When I was a kid I was told not to do a lot of things. Did that always stop me? Not really. That’s part of being a kid. It’s in our nature to defy logic, be annoying, and satisfy our curiosity. That said (and because I know my kids will inevitably be as immersed in technology as I am), these are the top five things I plan to tell my kids about software development.
- Keep playing with those legos. Sure, you’ve built a sweet looking airplane. But I bet if you start over again and use some of these new pieces we just bought, you could come up with something even better. (The idea here is that that if you start over, you can do better than you did last time and find ways to overcome the problems that once tripped you up.)
- Go ahead and ride those scary rides at the amusement park. Sometimes you need to take risks and try something new. Stretch yourself beyond what you’re used to and what you know. Exercise your creative thinking as often as possible and see if what you come up with is better than what has been done before. When you’re a developer eager to learn new languages, you’ll likely discover useful idioms that you can port into your primary language.
- You SHOULD chew with your mouth open. Let others see what you’re working on and explain to them why you chose to do it. It’s the only way to learn how to improve something. Sharing your code can make you feel self-conscious because you’re exposing yourself and your thoughts for others to be critical of. The upside is that any feedback or advice that helps you be better is a reward worth the risk.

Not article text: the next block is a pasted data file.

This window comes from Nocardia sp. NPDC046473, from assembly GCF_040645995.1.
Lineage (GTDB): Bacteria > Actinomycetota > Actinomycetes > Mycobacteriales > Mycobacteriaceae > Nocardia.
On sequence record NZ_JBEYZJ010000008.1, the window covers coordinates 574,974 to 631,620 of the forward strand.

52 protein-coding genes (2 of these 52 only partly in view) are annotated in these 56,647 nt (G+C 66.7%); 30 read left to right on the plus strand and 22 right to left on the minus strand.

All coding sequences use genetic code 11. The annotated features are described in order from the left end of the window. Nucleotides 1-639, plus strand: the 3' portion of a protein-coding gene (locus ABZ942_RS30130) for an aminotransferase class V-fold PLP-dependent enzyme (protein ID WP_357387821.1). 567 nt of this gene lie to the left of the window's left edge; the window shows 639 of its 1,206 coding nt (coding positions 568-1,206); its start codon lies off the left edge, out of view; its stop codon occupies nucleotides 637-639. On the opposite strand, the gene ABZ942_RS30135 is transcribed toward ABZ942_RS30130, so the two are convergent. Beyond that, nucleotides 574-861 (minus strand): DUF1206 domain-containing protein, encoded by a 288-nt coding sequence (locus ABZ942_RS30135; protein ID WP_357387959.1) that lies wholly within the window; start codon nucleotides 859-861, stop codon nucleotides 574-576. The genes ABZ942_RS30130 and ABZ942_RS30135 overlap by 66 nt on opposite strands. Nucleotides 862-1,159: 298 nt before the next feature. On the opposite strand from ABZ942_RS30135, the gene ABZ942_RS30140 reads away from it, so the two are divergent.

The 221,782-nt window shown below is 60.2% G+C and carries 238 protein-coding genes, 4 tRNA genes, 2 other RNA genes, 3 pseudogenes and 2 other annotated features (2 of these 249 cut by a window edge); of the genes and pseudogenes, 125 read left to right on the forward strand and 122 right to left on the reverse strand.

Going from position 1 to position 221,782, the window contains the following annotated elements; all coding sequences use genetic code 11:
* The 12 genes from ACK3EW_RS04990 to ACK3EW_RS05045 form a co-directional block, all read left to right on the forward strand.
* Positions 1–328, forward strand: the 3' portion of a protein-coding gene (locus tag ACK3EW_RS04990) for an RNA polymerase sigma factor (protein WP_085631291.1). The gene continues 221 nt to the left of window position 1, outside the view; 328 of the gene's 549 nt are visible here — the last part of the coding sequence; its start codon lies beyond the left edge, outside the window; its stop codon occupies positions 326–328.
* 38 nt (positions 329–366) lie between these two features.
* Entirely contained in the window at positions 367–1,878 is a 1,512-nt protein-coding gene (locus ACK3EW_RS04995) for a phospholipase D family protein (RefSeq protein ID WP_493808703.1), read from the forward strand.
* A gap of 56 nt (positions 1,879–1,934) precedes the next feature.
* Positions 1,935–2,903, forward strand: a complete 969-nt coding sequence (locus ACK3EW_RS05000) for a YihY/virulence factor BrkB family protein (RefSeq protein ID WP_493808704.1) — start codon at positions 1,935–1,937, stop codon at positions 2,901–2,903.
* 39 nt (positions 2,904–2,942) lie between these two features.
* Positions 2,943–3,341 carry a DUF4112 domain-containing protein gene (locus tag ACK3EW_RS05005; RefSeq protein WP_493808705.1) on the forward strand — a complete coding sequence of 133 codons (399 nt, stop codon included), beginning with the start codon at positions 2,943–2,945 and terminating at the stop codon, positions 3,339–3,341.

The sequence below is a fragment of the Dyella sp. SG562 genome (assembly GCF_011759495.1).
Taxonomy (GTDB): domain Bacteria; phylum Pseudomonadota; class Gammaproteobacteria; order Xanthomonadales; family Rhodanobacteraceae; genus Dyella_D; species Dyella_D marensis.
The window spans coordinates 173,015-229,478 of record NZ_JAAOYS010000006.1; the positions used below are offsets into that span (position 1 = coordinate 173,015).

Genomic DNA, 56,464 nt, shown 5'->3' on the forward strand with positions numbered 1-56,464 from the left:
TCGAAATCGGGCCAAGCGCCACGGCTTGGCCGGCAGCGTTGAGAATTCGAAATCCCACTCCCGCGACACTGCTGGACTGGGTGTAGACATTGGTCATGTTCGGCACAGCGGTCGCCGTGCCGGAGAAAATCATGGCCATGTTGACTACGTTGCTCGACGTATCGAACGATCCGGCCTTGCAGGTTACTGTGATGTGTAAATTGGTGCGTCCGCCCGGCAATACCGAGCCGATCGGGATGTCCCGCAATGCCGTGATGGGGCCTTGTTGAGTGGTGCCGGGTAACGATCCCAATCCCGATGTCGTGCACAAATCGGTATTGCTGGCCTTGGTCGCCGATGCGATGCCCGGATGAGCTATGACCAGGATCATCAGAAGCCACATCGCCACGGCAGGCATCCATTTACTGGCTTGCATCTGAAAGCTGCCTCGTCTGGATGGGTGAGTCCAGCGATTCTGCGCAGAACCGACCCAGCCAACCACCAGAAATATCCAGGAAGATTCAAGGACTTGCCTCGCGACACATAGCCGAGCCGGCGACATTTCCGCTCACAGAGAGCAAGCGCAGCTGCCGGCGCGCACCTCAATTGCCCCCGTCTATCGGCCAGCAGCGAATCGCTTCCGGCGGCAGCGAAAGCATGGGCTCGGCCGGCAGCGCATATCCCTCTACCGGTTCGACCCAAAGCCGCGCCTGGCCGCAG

- Being picked last is a good thing. That’s because it usually means you get to learn something new. People have a tendency to play to their strengths. So, when it comes down to working on tasks, they’ll snatch up stuff they know how to do. What may be left for you are the extremely difficult tasks or things that are the most unknown and difficult to solve. And what’s more rewarding than figuring out super tough problems?
- It’s OK to ask “Why” a million times. Libraries and frameworks evolve quickly these days and there are tons to choose from. Figuring out why something works, why the code was structured a certain way, or why a certain design pattern was chosen, helps grow your knowledge base. Don’t let black box software remain a mystery to you. Dissect what you can.
So kids (and adults): Software development is a lot of trial and error. A lot! Making mistakes is important for growth. Experiencing pain makes you appreciate better and more efficient techniques. This kind of growth helps you level up faster and have much more experience to draw upon.
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